Wire Back Silt Fence, SZ. 3' x 100' / 80 gram 16 ga. (4x4 wire opening)
|Availability:||In stock (40)|
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Silt fence is a temporary sediment barrier made of porous fabric. It is held up by wooden or metal posts driven into the ground and it is inexpensive and relatively easy to remove. The fabric ponds sediment-laden stormwater runoff, causing sediment to be retained by the settling processes. A single 100 foot run of silt fence may hold 50 tons of sediment in place. Most construction sites today do have silt fences but many do not work effectively because they are not well designed, installed, or maintained.
The purpose of a silt fence is to retain the soil on disturbed land, such as a construction site, until the activities disturbing the land are sufficiently completed to allow re-vegetation and permanent soil stabilization to begin. Keeping the soil on a construction site, rather than letting it be washed off into natural water bodies (e.g., streams, rivers, ponds, lakes, estuaries) prevents the degradation of aquatic habitats and siltation of harbor channels. Also, not letting soil wash off onto roads, which readily transports it to storm sewers, avoids having sewers clogged with sediment. The cost of installing silt fences on a watershed’s construction sites is considerably less than the costs associated with losing aquatic species, dredging navigation channels, and cleaning sediment out of municipal storm sewers.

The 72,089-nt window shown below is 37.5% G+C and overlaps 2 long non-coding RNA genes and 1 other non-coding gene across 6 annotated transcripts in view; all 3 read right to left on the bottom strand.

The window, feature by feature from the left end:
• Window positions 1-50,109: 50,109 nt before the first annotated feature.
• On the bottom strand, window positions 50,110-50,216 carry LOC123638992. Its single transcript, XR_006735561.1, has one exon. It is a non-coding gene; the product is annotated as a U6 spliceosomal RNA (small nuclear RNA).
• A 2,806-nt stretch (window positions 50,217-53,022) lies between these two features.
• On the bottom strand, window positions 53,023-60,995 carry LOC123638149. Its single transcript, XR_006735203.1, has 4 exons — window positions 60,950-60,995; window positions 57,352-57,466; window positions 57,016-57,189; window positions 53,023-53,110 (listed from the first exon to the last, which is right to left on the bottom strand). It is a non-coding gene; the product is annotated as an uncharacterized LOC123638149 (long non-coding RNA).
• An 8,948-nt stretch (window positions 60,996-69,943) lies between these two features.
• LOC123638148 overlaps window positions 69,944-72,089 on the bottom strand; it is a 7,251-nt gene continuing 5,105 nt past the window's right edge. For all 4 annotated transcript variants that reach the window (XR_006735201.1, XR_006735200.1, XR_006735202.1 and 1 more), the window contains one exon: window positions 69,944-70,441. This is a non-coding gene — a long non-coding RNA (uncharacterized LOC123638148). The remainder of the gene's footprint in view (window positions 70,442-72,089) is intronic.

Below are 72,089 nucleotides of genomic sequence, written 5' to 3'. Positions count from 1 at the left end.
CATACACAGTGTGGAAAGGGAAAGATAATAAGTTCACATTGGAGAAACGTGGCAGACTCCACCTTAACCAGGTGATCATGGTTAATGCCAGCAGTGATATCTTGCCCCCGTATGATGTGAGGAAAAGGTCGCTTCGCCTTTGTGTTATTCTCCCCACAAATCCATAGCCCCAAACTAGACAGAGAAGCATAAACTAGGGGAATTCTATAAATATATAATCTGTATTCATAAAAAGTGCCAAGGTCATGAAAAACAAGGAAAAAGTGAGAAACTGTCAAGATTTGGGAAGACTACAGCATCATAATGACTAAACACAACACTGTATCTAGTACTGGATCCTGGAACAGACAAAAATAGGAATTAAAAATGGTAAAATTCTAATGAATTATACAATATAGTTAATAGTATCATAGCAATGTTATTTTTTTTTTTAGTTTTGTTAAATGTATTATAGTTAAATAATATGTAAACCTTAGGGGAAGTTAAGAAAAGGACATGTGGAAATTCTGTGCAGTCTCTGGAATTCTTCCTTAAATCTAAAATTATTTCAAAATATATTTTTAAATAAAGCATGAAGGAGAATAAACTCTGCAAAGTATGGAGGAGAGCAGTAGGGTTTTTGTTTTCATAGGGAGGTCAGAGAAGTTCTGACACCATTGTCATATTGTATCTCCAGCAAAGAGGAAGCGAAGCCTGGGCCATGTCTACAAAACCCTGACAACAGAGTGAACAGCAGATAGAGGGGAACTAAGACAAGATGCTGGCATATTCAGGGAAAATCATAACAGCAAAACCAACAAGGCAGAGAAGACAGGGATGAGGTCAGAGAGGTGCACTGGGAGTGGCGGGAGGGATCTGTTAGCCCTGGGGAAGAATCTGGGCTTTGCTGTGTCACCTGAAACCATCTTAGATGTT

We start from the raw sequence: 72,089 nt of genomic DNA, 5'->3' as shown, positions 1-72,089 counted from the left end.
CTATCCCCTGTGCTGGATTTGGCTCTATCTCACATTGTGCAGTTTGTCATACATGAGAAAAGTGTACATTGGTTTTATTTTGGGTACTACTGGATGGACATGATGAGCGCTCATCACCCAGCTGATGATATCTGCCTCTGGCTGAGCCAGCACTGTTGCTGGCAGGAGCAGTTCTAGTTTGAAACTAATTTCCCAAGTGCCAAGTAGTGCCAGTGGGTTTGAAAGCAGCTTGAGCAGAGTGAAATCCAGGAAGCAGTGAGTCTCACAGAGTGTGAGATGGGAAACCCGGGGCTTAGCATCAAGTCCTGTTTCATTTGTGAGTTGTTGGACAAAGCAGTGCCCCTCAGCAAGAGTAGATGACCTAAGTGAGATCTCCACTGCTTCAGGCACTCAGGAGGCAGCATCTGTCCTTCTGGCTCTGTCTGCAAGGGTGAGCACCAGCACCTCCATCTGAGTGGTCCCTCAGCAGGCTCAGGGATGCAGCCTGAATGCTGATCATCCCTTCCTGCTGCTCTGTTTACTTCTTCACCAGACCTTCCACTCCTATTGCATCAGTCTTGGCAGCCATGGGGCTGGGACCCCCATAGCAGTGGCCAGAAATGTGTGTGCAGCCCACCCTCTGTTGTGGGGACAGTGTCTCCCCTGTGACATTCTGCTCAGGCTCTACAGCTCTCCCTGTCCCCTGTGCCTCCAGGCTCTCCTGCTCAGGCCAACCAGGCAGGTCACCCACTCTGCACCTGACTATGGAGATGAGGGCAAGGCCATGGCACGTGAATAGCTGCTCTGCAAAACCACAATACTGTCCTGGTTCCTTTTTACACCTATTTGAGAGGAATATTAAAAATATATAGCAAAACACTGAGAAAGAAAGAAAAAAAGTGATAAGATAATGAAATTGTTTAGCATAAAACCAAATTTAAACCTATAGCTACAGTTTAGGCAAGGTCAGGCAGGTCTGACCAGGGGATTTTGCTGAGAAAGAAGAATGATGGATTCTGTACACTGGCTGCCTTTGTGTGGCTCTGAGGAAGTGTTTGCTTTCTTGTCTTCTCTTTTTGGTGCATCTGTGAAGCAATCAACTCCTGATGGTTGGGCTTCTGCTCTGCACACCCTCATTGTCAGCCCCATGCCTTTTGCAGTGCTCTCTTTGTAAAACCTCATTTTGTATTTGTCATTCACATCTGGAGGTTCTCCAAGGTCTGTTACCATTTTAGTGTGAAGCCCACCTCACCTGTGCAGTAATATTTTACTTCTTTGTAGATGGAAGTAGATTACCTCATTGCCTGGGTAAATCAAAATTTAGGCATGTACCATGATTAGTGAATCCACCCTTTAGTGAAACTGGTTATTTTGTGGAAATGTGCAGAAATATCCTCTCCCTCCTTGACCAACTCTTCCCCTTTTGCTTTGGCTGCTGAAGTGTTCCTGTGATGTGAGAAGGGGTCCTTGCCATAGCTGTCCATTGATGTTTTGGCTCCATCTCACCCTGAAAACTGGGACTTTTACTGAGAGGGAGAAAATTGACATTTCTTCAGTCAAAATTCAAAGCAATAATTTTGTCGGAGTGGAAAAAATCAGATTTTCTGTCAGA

Inspection & Maintenance:
Silt fences should be inspected routinely and after runoff events to determine whether they need maintenance because they are full or damaged by construction equipment. The EPA guidelines recommends removing sediment deposits from behind the fence when they reach half the height of the fence or installing a second fence. However, there are several problems associated with cleaning out silt fences. Once the fabric is clogged with sediment, it can no longer drain slowly and function as originally designed. The result is normally a low volume sediment basin because the cleaning process doesn’t unclog the fabric. The soil is normally very wet behind a silt fence, inhibiting the use of equipment needed to move it. A back hoe is commonly used, but, if the sediment is removed, what is to be done with it during construction? Another solution is to leave the sediment in place where it is stable and build a new silt fence above or below it to collect additional sediment. The proper maintenance may be site specific, e.g. small construction sites might not have sufficient space for another silt fence. Adequate access to the sediment control devices should be provided so inspections and maintenance can be performed.
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